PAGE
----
The European Commission said Wednesday that it hoped the United States would not follow-through on its threat to impose tariffs on steel and aluminium imports, but warned it would reply with its own set of levies and restrictions under World Trade Organisation rules if need. 

The Commission's top trade official, Cecilia Malmstrom, told reporters in Brussels she "still hoped" that the EU would be excluded from the list of countries that would be hit by the import tariffs, but stressed that the bloc would "respond proportionately" and said the EU rejected the idea that European exports of steel into the United States would constitute a national security threat.

"We are trying to co-ordinate what we are planning and we are trying to be as transparent as possible," she said, but also insisted the EU was "eager not to escalate the situation."

"I'm still hoping we can everything we can to offer a dialgoue, because the (U.S.) proposals would be very damaging for the European economy," she said. "We want to comply with WTO rules in order to move swiftly, and we don't want to escalate the situation, but we can neither stay silent when such a major measure would be taken."

The response follows comments from President Donald Trump on Tuesday, where he told journalists at a press conference alongside the Prime Minister of Sweden that the EU has been "very tough on the U.S ... they make it almost impossible to do business with them." However, Trump also said that "we can put a tax of 25% on their cars and believe me they won't be doing It for very long."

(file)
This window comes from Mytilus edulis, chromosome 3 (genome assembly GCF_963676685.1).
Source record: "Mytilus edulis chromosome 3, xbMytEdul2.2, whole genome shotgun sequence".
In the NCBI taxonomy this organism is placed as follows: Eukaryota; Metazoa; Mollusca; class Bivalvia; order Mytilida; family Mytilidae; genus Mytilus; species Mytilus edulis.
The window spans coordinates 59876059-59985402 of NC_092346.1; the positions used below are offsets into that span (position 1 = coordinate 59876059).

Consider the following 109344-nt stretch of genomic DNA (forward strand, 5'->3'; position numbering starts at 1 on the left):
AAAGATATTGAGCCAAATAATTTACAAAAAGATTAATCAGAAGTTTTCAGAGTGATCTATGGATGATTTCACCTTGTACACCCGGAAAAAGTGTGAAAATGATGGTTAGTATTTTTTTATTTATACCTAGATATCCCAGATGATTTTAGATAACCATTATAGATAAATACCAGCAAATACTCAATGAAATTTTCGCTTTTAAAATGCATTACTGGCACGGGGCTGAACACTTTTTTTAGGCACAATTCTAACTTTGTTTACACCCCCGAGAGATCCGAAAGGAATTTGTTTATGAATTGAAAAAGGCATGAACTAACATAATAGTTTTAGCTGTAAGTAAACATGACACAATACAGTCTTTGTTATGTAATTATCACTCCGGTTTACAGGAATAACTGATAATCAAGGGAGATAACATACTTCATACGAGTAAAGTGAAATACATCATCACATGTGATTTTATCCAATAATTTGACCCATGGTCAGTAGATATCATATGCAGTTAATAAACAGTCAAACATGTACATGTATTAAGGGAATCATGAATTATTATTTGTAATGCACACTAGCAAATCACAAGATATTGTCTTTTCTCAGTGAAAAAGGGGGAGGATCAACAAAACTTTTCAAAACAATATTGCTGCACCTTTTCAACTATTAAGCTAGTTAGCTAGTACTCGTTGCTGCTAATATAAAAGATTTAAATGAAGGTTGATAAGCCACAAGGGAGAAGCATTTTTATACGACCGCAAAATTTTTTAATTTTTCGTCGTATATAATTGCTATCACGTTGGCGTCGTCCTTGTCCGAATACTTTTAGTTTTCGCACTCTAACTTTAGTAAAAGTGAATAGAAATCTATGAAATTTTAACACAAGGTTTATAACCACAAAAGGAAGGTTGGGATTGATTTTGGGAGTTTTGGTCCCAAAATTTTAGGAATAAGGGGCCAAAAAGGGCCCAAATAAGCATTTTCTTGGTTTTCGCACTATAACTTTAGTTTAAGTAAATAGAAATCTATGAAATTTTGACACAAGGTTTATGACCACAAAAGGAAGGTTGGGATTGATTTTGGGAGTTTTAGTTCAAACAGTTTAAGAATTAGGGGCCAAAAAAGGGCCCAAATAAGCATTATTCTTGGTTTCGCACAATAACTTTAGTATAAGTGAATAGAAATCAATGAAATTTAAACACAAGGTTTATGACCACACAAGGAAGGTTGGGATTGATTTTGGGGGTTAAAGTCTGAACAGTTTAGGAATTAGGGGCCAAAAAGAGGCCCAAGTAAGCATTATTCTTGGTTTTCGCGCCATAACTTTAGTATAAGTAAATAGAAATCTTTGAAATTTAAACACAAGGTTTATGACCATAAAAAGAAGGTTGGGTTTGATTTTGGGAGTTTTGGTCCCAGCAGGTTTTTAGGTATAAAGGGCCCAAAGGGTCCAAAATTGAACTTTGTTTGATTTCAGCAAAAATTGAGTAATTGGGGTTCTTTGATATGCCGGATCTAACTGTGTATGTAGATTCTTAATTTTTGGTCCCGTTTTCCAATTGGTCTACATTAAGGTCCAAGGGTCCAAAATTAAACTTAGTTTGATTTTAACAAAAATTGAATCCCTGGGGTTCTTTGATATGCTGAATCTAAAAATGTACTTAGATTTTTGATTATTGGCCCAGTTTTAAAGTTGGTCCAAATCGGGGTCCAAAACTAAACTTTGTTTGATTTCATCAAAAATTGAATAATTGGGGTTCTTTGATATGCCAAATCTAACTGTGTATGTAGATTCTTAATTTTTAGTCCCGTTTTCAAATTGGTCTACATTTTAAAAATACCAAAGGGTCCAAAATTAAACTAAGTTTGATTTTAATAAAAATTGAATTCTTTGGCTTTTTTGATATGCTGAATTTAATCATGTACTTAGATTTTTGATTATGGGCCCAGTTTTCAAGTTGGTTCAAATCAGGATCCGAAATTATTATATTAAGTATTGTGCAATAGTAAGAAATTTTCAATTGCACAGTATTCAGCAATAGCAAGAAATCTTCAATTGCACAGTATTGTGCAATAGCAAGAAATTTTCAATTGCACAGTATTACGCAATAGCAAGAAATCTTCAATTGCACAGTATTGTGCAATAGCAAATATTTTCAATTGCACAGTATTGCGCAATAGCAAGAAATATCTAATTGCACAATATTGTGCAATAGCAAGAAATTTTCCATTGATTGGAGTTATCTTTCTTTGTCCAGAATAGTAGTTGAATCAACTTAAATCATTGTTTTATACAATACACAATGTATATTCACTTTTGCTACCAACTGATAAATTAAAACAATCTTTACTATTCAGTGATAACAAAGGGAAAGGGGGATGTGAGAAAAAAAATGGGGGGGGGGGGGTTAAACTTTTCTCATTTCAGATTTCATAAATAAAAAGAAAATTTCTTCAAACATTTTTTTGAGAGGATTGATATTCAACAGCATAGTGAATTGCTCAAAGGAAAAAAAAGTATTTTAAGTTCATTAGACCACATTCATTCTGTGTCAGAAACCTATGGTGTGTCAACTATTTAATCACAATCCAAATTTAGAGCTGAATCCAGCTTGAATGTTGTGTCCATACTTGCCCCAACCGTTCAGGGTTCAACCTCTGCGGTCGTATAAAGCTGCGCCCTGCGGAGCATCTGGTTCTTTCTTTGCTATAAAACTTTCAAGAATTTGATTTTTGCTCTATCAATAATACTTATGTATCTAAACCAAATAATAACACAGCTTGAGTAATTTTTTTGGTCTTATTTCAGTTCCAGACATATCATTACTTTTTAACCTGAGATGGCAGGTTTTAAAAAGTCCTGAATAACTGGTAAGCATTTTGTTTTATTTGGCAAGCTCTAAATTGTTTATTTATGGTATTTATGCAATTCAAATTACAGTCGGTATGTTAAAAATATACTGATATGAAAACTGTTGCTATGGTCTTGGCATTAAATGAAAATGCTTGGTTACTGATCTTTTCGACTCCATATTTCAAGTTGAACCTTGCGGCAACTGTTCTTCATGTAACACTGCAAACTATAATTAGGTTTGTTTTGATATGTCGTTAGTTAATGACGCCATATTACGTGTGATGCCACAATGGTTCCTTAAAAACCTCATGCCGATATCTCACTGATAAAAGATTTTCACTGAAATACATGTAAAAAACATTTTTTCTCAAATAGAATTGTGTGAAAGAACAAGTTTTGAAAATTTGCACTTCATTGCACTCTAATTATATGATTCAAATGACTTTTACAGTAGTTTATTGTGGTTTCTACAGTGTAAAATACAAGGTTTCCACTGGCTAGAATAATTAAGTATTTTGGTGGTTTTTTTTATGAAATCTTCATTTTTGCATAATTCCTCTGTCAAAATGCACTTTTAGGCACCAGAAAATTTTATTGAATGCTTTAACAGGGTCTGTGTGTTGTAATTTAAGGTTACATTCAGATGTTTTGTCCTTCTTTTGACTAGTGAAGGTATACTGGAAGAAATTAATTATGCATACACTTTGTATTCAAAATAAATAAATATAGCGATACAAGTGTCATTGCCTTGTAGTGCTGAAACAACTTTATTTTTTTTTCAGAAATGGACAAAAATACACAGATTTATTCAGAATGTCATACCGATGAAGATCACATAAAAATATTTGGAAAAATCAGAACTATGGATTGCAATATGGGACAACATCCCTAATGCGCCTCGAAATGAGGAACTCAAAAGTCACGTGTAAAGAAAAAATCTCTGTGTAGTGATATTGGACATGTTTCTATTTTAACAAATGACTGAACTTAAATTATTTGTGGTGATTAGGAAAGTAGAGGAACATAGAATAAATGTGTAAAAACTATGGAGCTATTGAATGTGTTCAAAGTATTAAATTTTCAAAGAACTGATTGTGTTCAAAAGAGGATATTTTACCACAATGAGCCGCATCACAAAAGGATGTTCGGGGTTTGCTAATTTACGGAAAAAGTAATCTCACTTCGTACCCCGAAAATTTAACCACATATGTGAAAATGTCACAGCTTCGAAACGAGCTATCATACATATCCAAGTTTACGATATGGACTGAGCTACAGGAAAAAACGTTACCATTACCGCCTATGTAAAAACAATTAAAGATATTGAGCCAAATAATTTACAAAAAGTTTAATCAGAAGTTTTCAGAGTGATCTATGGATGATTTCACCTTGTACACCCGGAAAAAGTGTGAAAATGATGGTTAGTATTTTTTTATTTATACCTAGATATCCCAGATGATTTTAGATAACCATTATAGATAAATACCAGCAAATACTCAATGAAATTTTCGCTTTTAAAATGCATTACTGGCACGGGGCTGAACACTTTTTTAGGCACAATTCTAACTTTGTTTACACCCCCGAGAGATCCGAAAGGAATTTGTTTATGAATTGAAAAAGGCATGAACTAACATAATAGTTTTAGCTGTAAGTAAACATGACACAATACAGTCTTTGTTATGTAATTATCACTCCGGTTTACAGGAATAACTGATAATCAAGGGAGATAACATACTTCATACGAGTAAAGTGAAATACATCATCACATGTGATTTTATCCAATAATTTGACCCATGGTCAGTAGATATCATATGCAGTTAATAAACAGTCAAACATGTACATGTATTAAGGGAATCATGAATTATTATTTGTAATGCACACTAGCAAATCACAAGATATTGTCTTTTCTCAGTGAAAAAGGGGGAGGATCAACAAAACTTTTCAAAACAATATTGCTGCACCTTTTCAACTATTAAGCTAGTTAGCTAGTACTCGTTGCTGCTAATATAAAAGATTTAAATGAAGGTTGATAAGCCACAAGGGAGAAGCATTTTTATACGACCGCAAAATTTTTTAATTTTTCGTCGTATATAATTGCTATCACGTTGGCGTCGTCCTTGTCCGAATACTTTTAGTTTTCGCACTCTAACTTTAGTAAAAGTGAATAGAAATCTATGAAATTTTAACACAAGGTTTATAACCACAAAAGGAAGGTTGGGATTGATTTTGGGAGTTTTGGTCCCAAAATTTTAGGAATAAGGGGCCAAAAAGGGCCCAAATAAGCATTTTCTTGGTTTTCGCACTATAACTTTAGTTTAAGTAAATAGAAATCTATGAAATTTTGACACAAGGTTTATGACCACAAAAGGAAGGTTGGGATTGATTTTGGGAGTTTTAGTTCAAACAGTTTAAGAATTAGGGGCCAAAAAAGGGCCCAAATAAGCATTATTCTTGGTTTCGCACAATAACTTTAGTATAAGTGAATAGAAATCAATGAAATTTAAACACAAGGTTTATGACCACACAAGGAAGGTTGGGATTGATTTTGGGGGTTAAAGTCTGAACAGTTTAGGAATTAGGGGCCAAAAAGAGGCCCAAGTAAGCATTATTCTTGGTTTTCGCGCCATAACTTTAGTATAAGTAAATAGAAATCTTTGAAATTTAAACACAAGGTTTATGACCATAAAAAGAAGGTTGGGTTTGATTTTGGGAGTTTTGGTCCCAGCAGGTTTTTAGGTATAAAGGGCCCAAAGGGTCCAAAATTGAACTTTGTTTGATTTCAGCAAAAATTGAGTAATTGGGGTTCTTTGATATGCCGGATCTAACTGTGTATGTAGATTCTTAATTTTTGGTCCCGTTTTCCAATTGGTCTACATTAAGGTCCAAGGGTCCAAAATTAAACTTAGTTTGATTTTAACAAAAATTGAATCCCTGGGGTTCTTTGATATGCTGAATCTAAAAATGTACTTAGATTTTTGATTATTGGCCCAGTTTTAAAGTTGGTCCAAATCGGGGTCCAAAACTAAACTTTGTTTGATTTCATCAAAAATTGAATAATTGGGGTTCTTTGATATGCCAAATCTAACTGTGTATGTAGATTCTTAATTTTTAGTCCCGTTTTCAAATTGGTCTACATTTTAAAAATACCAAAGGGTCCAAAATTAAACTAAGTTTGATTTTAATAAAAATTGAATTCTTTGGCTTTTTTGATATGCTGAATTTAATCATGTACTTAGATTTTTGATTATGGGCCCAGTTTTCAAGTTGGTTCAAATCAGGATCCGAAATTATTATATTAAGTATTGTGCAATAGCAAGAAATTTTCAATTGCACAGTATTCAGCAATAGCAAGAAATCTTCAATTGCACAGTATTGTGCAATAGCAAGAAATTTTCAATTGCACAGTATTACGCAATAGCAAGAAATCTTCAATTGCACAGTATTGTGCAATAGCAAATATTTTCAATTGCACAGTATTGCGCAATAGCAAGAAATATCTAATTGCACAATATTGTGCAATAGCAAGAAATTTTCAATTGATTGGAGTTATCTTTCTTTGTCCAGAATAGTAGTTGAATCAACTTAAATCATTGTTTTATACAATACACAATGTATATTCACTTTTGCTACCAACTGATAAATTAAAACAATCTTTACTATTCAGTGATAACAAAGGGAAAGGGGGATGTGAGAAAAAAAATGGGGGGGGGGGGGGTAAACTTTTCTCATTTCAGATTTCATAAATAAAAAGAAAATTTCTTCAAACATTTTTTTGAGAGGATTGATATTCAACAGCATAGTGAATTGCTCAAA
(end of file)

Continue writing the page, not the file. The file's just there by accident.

The EU has identified a list of potential tariff targets which would be hit by the same 25% levy Trump has suggested for steel imported into the United States, according to media reports, that includes Harley Davidson Inc. (HOG) - Get Report motorcycles, t-shirts, blue jeans and bourbon. It also adds orange juice, corn and various agricultural products alongside cosmetics and yachts. Collectively, Bloomberg reported, the list could impact €2.8 billion in U.S. goods.

"Certain types of bourbon are on the list as are other items such as peanut butter, cranberries, orange juice," is all Malmstrom would say with respect to possible retaliatory tariffs. 

"In a so-called trade war, driven by reciprocal increases of import tarifs, nobody wins, one generally finds losers on both sides," IMF Managing Director Christine Lagarde told France's RTL radio Wednesday. ""We recommend an agreement between the different parties, and talks, talks."